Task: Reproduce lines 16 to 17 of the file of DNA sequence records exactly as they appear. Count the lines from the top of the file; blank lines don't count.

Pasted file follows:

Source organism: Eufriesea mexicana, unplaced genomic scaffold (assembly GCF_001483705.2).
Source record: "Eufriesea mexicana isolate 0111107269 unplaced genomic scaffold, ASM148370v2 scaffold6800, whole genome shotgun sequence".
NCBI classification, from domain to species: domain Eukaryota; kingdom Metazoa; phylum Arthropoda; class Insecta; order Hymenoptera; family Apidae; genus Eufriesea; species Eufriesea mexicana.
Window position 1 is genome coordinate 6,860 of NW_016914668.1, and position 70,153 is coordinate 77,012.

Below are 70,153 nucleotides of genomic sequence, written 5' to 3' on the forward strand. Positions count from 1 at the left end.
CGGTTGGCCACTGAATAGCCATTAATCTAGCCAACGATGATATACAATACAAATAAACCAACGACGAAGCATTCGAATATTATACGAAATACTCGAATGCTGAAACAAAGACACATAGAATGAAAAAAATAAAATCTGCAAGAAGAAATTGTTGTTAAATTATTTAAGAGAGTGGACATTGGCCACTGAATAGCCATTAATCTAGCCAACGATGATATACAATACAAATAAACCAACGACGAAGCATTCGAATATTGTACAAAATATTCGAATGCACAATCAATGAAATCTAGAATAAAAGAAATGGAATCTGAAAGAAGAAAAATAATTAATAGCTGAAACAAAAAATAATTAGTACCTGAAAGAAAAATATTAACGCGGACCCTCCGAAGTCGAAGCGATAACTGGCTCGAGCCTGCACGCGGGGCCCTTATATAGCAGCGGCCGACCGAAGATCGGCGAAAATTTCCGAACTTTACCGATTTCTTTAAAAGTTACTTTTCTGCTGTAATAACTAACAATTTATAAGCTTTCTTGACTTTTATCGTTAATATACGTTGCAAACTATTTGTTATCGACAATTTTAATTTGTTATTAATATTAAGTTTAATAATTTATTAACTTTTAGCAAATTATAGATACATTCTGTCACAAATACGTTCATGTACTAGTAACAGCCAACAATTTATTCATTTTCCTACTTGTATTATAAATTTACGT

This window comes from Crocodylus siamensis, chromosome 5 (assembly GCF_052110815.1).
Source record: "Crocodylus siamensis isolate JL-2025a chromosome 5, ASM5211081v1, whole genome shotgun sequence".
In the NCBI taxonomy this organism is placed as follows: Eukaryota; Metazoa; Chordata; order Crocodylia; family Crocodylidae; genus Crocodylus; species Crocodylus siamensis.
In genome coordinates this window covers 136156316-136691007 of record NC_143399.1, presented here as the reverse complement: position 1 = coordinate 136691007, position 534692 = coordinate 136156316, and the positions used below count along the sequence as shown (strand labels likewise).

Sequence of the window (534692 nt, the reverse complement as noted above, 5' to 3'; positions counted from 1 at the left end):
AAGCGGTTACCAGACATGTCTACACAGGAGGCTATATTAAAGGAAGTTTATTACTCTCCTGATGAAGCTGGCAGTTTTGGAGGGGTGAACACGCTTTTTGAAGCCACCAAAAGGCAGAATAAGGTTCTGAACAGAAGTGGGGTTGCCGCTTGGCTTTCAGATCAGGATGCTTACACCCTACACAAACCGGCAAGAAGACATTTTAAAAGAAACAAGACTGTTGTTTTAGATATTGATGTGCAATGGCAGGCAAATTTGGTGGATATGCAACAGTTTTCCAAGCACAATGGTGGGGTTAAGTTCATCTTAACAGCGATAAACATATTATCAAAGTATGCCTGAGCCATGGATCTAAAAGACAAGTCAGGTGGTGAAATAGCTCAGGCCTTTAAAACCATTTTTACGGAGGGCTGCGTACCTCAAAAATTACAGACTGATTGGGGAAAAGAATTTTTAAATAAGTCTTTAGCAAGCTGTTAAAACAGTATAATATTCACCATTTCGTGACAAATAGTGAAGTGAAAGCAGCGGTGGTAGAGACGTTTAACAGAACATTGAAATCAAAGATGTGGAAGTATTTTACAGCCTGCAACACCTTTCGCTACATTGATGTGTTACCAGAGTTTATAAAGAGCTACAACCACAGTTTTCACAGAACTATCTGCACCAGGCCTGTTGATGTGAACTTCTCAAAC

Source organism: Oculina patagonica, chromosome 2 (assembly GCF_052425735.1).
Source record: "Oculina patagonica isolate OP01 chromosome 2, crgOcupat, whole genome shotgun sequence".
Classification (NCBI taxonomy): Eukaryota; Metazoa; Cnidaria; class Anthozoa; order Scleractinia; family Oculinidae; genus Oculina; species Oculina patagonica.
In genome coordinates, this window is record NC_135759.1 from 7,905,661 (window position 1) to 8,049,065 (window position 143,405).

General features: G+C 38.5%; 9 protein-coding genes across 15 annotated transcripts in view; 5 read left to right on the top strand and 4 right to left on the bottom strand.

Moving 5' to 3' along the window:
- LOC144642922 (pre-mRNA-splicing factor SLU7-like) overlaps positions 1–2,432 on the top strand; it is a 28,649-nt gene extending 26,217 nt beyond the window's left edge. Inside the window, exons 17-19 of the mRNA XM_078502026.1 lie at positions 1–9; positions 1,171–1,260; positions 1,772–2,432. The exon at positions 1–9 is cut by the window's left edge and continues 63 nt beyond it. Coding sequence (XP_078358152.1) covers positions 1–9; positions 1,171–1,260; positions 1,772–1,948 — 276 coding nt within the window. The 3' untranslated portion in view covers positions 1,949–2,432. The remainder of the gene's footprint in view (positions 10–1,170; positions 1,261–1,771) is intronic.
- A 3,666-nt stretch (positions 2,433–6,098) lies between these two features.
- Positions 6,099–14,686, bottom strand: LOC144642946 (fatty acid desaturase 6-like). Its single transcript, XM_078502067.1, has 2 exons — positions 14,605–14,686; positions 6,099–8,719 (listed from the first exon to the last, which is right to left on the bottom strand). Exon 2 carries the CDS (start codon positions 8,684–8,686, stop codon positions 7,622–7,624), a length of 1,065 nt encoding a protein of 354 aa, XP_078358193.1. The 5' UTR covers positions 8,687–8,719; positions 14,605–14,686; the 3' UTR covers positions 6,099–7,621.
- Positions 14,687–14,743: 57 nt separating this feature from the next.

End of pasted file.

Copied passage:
In genome coordinates, this window is record NC_135759.1 from 7,905,661 (window position 1) to 8,049,065 (window position 143,405).

General features: G+C 38.5%; 9 protein-coding genes across 15 annotated transcripts in view; 5 read left to right on the top strand and 4 right to left on the bottom strand.